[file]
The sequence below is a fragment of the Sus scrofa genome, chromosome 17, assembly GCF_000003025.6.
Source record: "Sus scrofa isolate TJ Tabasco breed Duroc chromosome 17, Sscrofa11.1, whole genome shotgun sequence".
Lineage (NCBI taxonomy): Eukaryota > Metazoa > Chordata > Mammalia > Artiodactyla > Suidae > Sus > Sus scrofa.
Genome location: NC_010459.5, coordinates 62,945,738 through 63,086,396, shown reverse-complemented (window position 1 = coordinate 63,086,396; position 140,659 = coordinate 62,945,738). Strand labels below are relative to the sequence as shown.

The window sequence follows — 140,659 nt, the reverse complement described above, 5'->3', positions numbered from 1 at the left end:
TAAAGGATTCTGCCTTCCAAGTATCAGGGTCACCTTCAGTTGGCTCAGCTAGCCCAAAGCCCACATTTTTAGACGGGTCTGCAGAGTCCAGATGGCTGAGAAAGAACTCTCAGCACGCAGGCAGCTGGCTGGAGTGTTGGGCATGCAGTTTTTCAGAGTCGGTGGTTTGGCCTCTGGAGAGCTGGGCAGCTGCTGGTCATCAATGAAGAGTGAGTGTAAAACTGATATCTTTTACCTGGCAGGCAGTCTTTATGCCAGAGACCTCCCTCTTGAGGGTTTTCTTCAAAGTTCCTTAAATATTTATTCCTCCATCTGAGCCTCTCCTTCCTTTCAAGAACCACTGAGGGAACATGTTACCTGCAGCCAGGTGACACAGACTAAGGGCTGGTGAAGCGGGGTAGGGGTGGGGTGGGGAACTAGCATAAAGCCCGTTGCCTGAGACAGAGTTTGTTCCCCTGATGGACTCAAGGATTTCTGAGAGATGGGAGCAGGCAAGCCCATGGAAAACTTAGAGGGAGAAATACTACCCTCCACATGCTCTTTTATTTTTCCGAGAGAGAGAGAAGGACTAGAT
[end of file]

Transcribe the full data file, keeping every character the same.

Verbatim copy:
The sequence below is a fragment of the Sus scrofa genome, chromosome 17, assembly GCF_000003025.6.
Source record: "Sus scrofa isolate TJ Tabasco breed Duroc chromosome 17, Sscrofa11.1, whole genome shotgun sequence".
Lineage (NCBI taxonomy): Eukaryota > Metazoa > Chordata > Mammalia > Artiodactyla > Suidae > Sus > Sus scrofa.
Genome location: NC_010459.5, coordinates 62,945,738 through 63,086,396, shown reverse-complemented (window position 1 = coordinate 63,086,396; position 140,659 = coordinate 62,945,738). Strand labels below are relative to the sequence as shown.

The window sequence follows — 140,659 nt, the reverse complement described above, 5'->3', positions numbered from 1 at the left end:
TAAAGGATTCTGCCTTCCAAGTATCAGGGTCACCTTCAGTTGGCTCAGCTAGCCCAAAGCCCACATTTTTAGACGGGTCTGCAGAGTCCAGATGGCTGAGAAAGAACTCTCAGCACGCAGGCAGCTGGCTGGAGTGTTGGGCATGCAGTTTTTCAGAGTCGGTGGTTTGGCCTCTGGAGAGCTGGGCAGCTGCTGGTCATCAATGAAGAGTGAGTGTAAAACTGATATCTTTTACCTGGCAGGCAGTCTTTATGCCAGAGACCTCCCTCTTGAGGGTTTTCTTCAAAGTTCCTTAAATATTTATTCCTCCATCTGAGCCTCTCCTTCCTTTCAAGAACCACTGAGGGAACATGTTACCTGCAGCCAGGTGACACAGACTAAGGGCTGGTGAAGCGGGGTAGGGGTGGGGTGGGGAACTAGCATAAAGCCCGTTGCCTGAGACAGAGTTTGTTCCCCTGATGGACTCAAGGATTTCTGAGAGATGGGAGCAGGCAAGCCCATGGAAAACTTAGAGGGAGAAATACTACCCTCCACATGCTCTTTTATTTTTCCGAGAGAGAGAGAAGGACTAGAT